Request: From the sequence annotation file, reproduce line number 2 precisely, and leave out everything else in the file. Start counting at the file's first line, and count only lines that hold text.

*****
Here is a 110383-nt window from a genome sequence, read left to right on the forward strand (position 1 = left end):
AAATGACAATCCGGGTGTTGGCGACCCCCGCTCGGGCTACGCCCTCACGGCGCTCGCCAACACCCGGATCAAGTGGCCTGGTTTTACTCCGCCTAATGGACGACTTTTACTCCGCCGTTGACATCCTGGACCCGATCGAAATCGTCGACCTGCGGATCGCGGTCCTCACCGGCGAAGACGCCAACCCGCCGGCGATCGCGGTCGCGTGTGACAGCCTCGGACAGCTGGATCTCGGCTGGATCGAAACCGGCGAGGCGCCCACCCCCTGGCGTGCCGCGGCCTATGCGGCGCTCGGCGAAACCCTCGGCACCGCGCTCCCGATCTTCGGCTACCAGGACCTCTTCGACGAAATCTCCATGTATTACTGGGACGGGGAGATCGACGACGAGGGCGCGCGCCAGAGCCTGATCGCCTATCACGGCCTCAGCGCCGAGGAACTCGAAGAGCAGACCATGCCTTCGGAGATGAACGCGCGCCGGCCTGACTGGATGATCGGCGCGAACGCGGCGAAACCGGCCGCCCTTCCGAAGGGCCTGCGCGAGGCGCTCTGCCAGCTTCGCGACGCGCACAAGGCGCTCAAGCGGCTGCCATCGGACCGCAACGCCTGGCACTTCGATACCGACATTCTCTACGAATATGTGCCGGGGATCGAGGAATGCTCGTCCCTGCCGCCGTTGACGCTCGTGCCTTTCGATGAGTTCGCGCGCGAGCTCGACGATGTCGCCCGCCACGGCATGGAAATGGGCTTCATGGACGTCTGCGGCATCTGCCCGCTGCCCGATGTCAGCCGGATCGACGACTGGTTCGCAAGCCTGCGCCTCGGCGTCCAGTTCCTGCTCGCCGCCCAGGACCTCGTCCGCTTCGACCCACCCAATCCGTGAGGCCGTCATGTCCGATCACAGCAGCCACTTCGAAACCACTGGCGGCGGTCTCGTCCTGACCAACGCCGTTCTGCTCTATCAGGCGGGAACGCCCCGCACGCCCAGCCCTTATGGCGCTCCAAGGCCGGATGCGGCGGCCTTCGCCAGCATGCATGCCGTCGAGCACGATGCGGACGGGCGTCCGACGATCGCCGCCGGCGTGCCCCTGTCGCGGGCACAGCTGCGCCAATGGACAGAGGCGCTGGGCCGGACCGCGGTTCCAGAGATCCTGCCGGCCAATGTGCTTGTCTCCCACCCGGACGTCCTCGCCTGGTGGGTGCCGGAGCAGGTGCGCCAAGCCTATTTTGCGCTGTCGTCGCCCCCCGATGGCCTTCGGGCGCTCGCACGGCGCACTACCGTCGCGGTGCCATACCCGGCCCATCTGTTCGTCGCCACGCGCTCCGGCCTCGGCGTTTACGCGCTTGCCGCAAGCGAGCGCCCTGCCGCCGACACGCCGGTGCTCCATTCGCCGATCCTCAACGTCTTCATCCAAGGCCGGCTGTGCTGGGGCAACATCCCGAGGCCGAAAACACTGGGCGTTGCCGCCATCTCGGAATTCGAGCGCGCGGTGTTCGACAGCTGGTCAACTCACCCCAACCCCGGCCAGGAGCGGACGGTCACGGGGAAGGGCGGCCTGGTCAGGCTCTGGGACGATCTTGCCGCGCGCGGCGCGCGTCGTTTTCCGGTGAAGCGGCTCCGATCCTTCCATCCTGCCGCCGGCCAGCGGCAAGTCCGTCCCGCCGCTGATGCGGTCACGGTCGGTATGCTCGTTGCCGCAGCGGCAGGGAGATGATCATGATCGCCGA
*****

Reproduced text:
AAATGACAATCCGGGTGTTGGCGACCCCCGCTCGGGCTACGCCCTCACGGCGCTCGCCAACACCCGGATCAAGTGGCCTGGTTTTACTCCGCCTAATGGACGACTTTTACTCCGCCGTTGACATCCTGGACCCGATCGAAATCGTCGACCTGCGGATCGCGGTCCTCACCGGCGAAGACGCCAACCCGCCGGCGATCGCGGTCGCGTGTGACAGCCTCGGACAGCTGGATCTCGGCTGGATCGAAACCGGCGAGGCGCCCACCCCCTGGCGTGCCGCGGCCTATGCGGCGCTCGGCGAAACCCTCGGCACCGCGCTCCCGATCTTCGGCTACCAGGACCTCTTCGACGAAATCTCCATGTATTACTGGGACGGGGAGATCGACGACGAGGGCGCGCGCCAGAGCCTGATCGCCTATCACGGCCTCAGCGCCGAGGAACTCGAAGAGCAGACCATGCCTTCGGAGATGAACGCGCGCCGGCCTGACTGGATGATCGGCGCGAACGCGGCGAAACCGGCCGCCCTTCCGAAGGGCCTGCGCGAGGCGCTCTGCCAGCTTCGCGACGCGCACAAGGCGCTCAAGCGGCTGCCATCGGACCGCAACGCCTGGCACTTCGATACCGACATTCTCTACGAATATGTGCCGGGGATCGAGGAATGCTCGTCCCTGCCGCCGTTGACGCTCGTGCCTTTCGATGAGTTCGCGCGCGAGCTCGACGATGTCGCCCGCCACGGCATGGAAATGGGCTTCATGGACGTCTGCGGCATCTGCCCGCTGCCCGATGTCAGCCGGATCGACGACTGGTTCGCAAGCCTGCGCCTCGGCGTCCAGTTCCTGCTCGCCGCCCAGGACCTCGTCCGCTTCGACCCACCCAATCCGTGAGGCCGTCATGTCCGATCACAGCAGCCACTTCGAAACCACTGGCGGCGGTCTCGTCCTGACCAACGCCGTTCTGCTCTATCAGGCGGGAACGCCCCGCACGCCCAGCCCTTATGGCGCTCCAAGGCCGGATGCGGCGGCCTTCGCCAGCATGCATGCCGTCGAGCACGATGCGGACGGGCGTCCGACGATCGCCGCCGGCGTGCCCCTGTCGCGGGCACAGCTGCGCCAATGGACAGAGGCGCTGGGCCGGACCGCGGTTCCAGAGATCCTGCCGGCCAATGTGCTTGTCTCCCACCCGGACGTCCTCGCCTGGTGGGTGCCGGAGCAGGTGCGCCAAGCCTATTTTGCGCTGTCGTCGCCCCCCGATGGCCTTCGGGCGCTCGCACGGCGCACTACCGTCGCGGTGCCATACCCGGCCCATCTGTTCGTCGCCACGCGCTCCGGCCTCGGCGTTTACGCGCTTGCCGCAAGCGAGCGCCCTGCCGCCGACACGCCGGTGCTCCATTCGCCGATCCTCAACGTCTTCATCCAAGGCCGGCTGTGCTGGGGCAACATCCCGAGGCCGAAAACACTGGGCGTTGCCGCCATCTCGGAATTCGAGCGCGCGGTGTTCGACAGCTGGTCAACTCACCCCAACCCCGGCCAGGAGCGGACGGTCACGGGGAAGGGCGGCCTGGTCAGGCTCTGGGACGATCTTGCCGCGCGCGGCGCGCGTCGTTTTCCGGTGAAGCGGCTCCGATCCTTCCATCCTGCCGCCGGCCAGCGGCAAGTCCGTCCCGCCGCTGATGCGGTCACGGTCGGTATGCTCGTTGCCGCAGCGGCAGGGAGATGATCATGATCGCCGA